Hyperglycemia and oxidative stress are essential mediators in the progression of DN through the formation and intracellular deposition of AGEs (63,65), which are the products of nonenzymatic glycation and oxidation of proteins and lipids (65). AGEs bind to a receptor at the cell surface (i.e. RAGE), which is abundant in kidney podocytes and endothelial cells; thus, the kidneys are considered a major site for AGE clearance (66). The AGE-RAGE interaction triggers multiple signaling cascades that provoke several pathophysiological effects, including cell cycle arrest, apoptosis, increased cell invasion, proliferation and cell migration, and generation of pro-inflammatory cytokines (67,68). For that reason, the increase in AGE formation, the interaction of AGE and RAGE, and the further activation of the associated intracellular signaling pathways have been implicated in the pathogenesis of DN (67,68).

CircRNAs are physiological regulators of multiple intracellular signaling pathways (52); this function is performed indirectly through their interactions with miRNAs or directly with proteins. Several studies have revealed a differential expression profile of circRNAs in kidney cell lines incubated in high glucose, animal models of DN and patients with DN compared with healthy individuals (26-29,69-111). A total of 35 dysregulated circRNAs targeting miRNAs have been identified in these previous studies (Table SI). Of them, ~2/3 are upregulated, one circRNA (circRNA_HIPK3) is upregulated or downregulated depending on the cell type, and the remaining circRNAs are downregulated (Table SI). The target of the identified circRNA-miRNA pairs, as well as the dysregulated axes, have been detected in the majority of cases (28/35; Fig. 2 and Table SI). In most cases, the miRNA target of each circRNA and the mRNA target of the miRNA are suggested through expression studies in the cells or tissues of interest or bioinformatics analysis. Once a negative correlation between the expression of circRNA/miRNA and miRNA/mRNA pairs is verified, the deregulated axes are identified by either silencing or overexpressing the circRNA or miRNA. Then, the expression of the mRNA target, the abundance of its protein, as well as of the effector molecules involved in the molecular processes related to DN are measured (69-104). Fig. 2 shows the best characterized targets and the regulated molecular processes related to DN. The majority of the studied molecules mediate ECM accumulation and fibrosis, whereas circRNAs regulating oxidative stress are less represented (Fig. 2).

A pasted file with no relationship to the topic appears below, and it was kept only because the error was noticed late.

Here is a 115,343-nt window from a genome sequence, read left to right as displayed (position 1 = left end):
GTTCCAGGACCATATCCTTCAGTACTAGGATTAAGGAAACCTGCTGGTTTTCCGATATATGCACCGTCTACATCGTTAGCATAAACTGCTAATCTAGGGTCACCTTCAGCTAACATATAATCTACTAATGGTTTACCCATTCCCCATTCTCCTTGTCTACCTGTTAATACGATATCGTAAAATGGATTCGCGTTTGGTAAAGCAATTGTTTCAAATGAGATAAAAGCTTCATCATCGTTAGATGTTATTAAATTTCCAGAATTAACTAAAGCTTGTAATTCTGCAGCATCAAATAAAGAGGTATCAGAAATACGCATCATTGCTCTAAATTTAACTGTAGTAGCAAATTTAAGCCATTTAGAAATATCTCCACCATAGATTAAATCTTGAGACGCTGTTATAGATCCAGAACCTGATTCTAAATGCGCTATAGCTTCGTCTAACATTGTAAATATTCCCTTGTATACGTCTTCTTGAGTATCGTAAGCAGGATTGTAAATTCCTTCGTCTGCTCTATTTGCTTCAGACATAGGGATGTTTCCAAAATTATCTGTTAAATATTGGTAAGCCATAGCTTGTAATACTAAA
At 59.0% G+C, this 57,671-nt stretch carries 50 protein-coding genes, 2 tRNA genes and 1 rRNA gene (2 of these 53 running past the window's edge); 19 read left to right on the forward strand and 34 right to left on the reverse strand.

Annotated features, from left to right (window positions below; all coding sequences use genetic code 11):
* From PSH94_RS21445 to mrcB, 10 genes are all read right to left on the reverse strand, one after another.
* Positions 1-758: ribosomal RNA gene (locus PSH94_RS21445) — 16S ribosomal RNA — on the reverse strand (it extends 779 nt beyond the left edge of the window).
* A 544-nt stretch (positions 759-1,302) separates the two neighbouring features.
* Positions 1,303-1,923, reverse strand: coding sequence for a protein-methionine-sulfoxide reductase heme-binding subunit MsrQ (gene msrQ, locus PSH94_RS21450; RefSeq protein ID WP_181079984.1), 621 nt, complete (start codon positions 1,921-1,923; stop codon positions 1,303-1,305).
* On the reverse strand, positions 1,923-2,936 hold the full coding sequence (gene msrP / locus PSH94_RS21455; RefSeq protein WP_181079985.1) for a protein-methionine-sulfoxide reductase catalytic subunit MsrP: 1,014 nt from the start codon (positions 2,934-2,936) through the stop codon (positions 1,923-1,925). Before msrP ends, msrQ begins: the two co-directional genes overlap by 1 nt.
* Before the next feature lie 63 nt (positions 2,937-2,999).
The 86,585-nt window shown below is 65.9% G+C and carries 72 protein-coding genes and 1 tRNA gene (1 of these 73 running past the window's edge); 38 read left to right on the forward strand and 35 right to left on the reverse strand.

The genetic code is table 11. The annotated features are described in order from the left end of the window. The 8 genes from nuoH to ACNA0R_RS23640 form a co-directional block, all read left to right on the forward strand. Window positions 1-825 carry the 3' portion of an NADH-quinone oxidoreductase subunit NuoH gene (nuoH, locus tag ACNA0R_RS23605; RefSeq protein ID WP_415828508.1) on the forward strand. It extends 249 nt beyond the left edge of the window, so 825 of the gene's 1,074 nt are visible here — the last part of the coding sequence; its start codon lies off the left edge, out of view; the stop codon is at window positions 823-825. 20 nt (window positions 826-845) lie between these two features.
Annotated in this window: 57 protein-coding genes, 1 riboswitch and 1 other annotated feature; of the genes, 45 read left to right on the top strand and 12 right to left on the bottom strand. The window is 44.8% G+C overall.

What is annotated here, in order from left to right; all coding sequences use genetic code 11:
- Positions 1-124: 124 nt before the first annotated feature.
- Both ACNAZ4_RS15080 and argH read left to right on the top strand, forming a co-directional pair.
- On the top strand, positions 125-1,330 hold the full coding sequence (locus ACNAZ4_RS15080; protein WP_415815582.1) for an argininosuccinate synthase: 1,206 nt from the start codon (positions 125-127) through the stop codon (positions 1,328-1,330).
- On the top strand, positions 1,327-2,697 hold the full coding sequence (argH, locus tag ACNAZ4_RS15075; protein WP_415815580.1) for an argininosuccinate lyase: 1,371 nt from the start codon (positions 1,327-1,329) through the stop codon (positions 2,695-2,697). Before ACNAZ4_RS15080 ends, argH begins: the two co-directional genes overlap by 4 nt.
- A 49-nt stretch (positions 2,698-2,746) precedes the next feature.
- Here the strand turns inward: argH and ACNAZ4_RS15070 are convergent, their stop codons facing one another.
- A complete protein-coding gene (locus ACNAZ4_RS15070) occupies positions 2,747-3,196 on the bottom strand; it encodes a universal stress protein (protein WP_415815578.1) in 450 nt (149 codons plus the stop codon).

Certain circRNAs (namely circRNA_ACTR2, circRNA_LRP6, circRNA_0068087, circRNA_0003928 and circRNA_0000712) simultaneously regulate more than one process, the most common being: Inflammation, oxidative stress and ECM accumulation/fibrosis (Fig. 2 and Table SI). The axes regulated by such circRNAs include as targets transcription factors (circRNA_0000712/miR-879-5p/SOX6), transcriptional regulators [circRNA_ACTR2/miR-205-5p/high mobility group protein HMGI-C (HMGA2), circRNA_LRP6/miR-205/high mobility group protein B1, circRNA_0003928/miR-506-3p/histone deacetylase 4] or protein kinases (circRNA_0068087/miR-106a-5p/Rho-associated protein kinase 2), which modulate different signaling pathways. Notably, hsa_circRNA_0037128 and hsa_circRNA_0000064 mediate oxidative stress, inflammation, apoptosis, cell proliferation and ECM accumulation/fibrosis processes associated with DN, probably because they have more than one target, including transcription factors and protein kinases that are involved in several cell processes (Fig. 2 and Table SI).

Some targets [transcription factor SOX6, RAC-γ serine/threonine-protein kinase (AKT3) and NAD-dependent protein deacetylase sirtuin-1] are regulated by ≥1 circRNA/miRNA pair (Fig. 2 and Table SI), and function in the cellular response to inflammatory, metabolic and oxidative stressors, such as glucose, which suggests that these molecules could be explored as potential therapeutical targets.